US Midterm Elections Explained

Every two years, in early November of each even year, most of the United States holds general elections. When the President is up for re-election, which occurs every four years, these general elections tend to be dominated by the “presidential election season,” though other offices are also being voted on during that season. In the even years when the President is not up for re-election, US voters are asked to focus on other offices up for a vote. Because these non-presidential election seasons fall in the midway point of a President’s four-year term, they are often called “midterm elections.”

As an American voter, depending on where you reside, you are often called upon to focus on four kinds of positions up for a vote during the Midterms: (1) a Senate position in the US Congress at the federal level; (2) a House of Representatives position in the US Congress at the federal level; (3) any number and range of elected positions at the State, County and City level; and (4) any number and range of policy or legislative issues (sometimes called “propositions” or “referendums”) at the State, County and City level.

Find Your Voter Information

Education

Four levels of offices and issues for American voters
Find Your Information →

Below are the four key levels of offices and issues that all eligible voters should pay attention to as they prepare and inform themselves for election day.

Federal: US Senate

The US Senate at the federal level makes up the “upper chamber” of the US Congress. There are typically one hundred (100) elected senators in office at any given time, two from each of the 50 official states. Each senator typically serves a term of six (6) years before the next re-election. Senators typically have no term limits. If you’d like to know further details about the US Senate, their official government site has more information here →

Federal: US House of Representatives

The US House of Representatives at the federal level makes up the “lower chamber” of the US Congress. There are well over four hundred elected representatives at any given time (currently 435 with full voting rights), with the number of representatives per state being proportionate to population. Each representative typically serves a term of two (2) years. Representatives typically have no term limits. If you’d like to know further details about the US House of Representatives, their official government site has more information here →

State, County and City Offices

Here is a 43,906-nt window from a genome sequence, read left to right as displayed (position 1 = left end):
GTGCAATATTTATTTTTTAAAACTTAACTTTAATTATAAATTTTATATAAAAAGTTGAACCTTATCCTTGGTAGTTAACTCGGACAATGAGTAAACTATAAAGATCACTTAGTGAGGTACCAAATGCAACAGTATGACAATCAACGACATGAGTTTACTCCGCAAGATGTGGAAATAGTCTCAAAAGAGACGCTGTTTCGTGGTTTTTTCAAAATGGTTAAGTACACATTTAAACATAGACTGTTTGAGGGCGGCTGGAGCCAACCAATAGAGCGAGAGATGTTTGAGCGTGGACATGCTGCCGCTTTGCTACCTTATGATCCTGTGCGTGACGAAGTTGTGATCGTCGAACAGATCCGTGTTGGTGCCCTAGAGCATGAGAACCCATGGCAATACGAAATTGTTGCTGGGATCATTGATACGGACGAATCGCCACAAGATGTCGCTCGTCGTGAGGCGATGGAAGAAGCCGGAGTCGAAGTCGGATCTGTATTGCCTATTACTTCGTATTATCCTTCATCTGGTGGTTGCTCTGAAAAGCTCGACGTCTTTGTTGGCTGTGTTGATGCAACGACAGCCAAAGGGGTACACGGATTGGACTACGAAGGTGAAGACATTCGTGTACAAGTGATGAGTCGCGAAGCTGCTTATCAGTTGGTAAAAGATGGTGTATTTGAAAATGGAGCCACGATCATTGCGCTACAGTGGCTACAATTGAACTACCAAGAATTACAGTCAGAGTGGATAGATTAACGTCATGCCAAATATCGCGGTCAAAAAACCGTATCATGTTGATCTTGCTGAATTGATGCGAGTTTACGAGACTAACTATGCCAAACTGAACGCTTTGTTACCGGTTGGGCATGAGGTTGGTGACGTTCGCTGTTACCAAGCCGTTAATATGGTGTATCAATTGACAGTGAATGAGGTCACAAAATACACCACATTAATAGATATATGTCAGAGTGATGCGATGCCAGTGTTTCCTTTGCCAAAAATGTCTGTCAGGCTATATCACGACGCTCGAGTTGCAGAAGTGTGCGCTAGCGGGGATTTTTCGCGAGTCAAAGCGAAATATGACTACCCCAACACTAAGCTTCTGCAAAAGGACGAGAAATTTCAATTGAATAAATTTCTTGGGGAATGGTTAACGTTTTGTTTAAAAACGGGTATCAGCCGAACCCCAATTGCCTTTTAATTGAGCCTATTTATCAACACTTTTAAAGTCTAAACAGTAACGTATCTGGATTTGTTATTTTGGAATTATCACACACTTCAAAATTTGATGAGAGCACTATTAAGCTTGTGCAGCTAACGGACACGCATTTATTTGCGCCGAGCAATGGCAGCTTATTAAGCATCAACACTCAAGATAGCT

Throughout the United States and its territories, each state, county, district, city and town has developed elected governing bodies that are often similar, though not identical, to the two-chambered US Congress at the federal level. Thus as an American voter, you will often be asked to evaluate a candidate for your state’s Senate and your state’s House of Representatives or House of Delegates. You will also be called upon to vote for council persons as well as mayors, elected judges, attorneys general, district attorneys and, of course, governors and their deputies, etc. If you’d like to know further details about the State Legislatures, this government site here has more information →

State, County and City Issues

And here at this level the full (some say “remarkable”) diversity of voting environments in the US becomes apparent. Different states and districts, even cities and towns, put different policy and legislative issues to a general vote. So during midterm elections in November, you can have one voter deciding on issues of limited effect, while a voter in a neighboring state decides on a statewide law to go into effect in a year (soon!), or on a proposed tax resource allocation with massive effects on the state budget. Both on the same day. Because of this variety, it is important not to focus only on the federal and state office candidates. If you’ve recently moved from one place to another, please promptly get informed about the significance of your attendance at that voting booth come election day. If you’d like to know further details about the policy and legislative issues you can vote on in your area, start with your state site for voter information →

Your Impact

Post-Elections Results

Lorem ipsum dolor sit amet, consectetuer adipiscing elit, sed diam nonummy nibh euismod tincidunt ut laoreet dolore magna aliquam erat volutpat.

Ut wisi enim ad minim veniam, quis nostrud exerci tation ullamcorper suscipit lobortis nisl ut aliquip ex ea commodo consequat. Duis autem vel eum iriure dolor in hendrerit in vulputate velit esse molestie consequat, vel illum dolore eu feugiat.

Read more

FUTURE ELECTIONS

Lorem ipsum dolor sit amet, consectetuer adipiscing elit, sed diam nonummy nibh euismod tincidunt ut laoreet dolore magna aliquam erat volutpat. Ut wisi enim ad minim veniam, quis nostrud exerci tation ullamcorper suscipit lobortis nisl ut aliquip ex ea commodo consequat.

CONTACT US

We're not around right now. But you can send us an email and we'll get back to you, asap.

Sending

Log in with your credentials

or    

Forgot your details?

Create Account